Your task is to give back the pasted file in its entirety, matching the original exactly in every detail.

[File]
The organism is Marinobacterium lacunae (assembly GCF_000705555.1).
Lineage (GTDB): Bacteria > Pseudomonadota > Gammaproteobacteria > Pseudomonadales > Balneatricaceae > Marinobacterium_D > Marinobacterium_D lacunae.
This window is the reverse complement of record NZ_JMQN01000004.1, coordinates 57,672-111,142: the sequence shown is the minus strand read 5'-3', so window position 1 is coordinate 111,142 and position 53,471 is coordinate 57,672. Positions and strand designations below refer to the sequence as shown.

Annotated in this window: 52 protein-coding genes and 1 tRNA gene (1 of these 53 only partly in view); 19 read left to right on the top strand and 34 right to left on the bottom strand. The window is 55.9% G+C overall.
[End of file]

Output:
The organism is Marinobacterium lacunae (assembly GCF_000705555.1).
Lineage (GTDB): Bacteria > Pseudomonadota > Gammaproteobacteria > Pseudomonadales > Balneatricaceae > Marinobacterium_D > Marinobacterium_D lacunae.
This window is the reverse complement of record NZ_JMQN01000004.1, coordinates 57,672-111,142: the sequence shown is the minus strand read 5'-3', so window position 1 is coordinate 111,142 and position 53,471 is coordinate 57,672. Positions and strand designations below refer to the sequence as shown.

Annotated in this window: 52 protein-coding genes and 1 tRNA gene (1 of these 53 only partly in view); 19 read left to right on the top strand and 34 right to left on the bottom strand. The window is 55.9% G+C overall.